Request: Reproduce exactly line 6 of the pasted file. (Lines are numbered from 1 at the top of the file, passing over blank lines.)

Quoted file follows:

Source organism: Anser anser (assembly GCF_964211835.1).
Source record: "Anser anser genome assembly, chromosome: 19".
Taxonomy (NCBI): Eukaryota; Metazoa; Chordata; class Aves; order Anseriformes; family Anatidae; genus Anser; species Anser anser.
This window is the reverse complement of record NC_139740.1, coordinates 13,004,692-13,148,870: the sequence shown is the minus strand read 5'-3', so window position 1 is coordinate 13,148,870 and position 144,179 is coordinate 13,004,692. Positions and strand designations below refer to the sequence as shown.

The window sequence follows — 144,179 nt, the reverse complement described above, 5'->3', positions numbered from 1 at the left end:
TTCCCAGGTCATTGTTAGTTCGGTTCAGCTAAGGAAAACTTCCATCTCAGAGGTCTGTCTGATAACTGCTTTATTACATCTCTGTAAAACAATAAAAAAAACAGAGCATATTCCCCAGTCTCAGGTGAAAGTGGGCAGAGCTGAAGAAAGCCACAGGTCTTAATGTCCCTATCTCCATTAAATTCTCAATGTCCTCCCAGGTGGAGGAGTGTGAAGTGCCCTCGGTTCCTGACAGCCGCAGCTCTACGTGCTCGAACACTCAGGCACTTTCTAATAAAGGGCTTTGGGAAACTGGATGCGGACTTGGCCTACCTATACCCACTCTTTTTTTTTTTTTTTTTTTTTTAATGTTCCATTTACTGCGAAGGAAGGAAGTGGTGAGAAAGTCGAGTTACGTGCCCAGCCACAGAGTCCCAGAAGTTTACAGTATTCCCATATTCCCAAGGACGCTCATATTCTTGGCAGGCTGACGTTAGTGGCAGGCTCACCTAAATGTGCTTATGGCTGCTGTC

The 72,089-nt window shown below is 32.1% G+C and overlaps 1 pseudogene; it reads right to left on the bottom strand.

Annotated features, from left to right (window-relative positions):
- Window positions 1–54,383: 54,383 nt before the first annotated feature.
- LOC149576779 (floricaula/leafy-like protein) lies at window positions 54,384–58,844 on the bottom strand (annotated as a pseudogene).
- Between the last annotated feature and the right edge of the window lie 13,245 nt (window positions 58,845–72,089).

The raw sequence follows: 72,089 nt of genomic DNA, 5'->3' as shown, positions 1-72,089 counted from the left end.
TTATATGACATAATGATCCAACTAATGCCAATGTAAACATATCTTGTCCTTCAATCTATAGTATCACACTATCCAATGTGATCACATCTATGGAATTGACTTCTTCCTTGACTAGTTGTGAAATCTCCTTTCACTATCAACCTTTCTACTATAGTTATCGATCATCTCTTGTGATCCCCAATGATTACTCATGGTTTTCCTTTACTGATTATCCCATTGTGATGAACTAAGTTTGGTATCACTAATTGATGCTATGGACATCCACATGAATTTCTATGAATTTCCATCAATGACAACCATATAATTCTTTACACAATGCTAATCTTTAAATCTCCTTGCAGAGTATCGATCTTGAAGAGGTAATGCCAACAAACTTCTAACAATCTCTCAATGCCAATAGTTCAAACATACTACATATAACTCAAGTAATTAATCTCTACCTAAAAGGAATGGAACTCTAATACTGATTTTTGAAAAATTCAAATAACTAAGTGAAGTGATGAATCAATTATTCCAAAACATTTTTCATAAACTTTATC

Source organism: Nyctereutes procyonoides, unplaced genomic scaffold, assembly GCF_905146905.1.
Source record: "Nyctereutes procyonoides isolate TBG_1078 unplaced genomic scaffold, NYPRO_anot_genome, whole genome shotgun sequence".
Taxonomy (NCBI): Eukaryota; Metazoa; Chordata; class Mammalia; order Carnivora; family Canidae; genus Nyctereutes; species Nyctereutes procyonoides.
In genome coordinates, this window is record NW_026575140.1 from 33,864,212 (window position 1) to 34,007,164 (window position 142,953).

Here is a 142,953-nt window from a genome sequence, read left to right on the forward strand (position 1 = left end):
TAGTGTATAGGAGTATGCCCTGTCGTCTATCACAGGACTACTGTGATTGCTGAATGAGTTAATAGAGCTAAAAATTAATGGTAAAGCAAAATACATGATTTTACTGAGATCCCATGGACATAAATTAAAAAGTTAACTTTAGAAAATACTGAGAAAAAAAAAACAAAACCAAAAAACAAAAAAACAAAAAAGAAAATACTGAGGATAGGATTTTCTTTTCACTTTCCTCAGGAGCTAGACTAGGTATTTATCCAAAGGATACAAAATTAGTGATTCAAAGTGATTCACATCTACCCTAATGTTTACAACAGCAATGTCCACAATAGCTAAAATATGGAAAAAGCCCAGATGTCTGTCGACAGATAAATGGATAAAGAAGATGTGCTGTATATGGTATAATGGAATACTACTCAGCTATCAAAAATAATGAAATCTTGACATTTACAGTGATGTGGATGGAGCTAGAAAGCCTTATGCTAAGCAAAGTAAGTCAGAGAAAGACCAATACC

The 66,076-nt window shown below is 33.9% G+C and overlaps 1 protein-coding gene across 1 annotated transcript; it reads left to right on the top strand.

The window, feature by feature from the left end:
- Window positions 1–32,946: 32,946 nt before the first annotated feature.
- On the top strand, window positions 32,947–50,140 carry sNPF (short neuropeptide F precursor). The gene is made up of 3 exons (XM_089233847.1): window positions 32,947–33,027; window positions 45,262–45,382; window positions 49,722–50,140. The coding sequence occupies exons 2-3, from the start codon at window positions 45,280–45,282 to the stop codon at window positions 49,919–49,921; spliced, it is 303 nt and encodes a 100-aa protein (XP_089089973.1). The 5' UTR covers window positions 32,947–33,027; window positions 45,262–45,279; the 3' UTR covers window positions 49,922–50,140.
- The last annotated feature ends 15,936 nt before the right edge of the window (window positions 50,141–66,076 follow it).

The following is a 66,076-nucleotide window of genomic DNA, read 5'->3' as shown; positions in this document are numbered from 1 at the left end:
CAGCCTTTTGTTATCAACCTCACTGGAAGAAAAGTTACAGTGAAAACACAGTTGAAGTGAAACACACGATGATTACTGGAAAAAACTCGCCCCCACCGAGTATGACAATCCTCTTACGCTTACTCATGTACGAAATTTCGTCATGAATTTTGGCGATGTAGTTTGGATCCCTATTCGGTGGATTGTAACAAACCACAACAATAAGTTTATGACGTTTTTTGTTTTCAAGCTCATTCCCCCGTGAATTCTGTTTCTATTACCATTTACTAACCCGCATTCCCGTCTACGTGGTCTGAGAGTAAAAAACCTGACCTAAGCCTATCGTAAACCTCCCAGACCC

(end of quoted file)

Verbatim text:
TTCCCAGGTCATTGTTAGTTCGGTTCAGCTAAGGAAAACTTCCATCTCAGAGGTCTGTCTGATAACTGCTTTATTACATCTCTGTAAAACAATAAAAAAAACAGAGCATATTCCCCAGTCTCAGGTGAAAGTGGGCAGAGCTGAAGAAAGCCACAGGTCTTAATGTCCCTATCTCCATTAAATTCTCAATGTCCTCCCAGGTGGAGGAGTGTGAAGTGCCCTCGGTTCCTGACAGCCGCAGCTCTACGTGCTCGAACACTCAGGCACTTTCTAATAAAGGGCTTTGGGAAACTGGATGCGGACTTGGCCTACCTATACCCACTCTTTTTTTTTTTTTTTTTTTTTTAATGTTCCATTTACTGCGAAGGAAGGAAGTGGTGAGAAAGTCGAGTTACGTGCCCAGCCACAGAGTCCCAGAAGTTTACAGTATTCCCATATTCCCAAGGACGCTCATATTCTTGGCAGGCTGACGTTAGTGGCAGGCTCACCTAAATGTGCTTATGGCTGCTGTC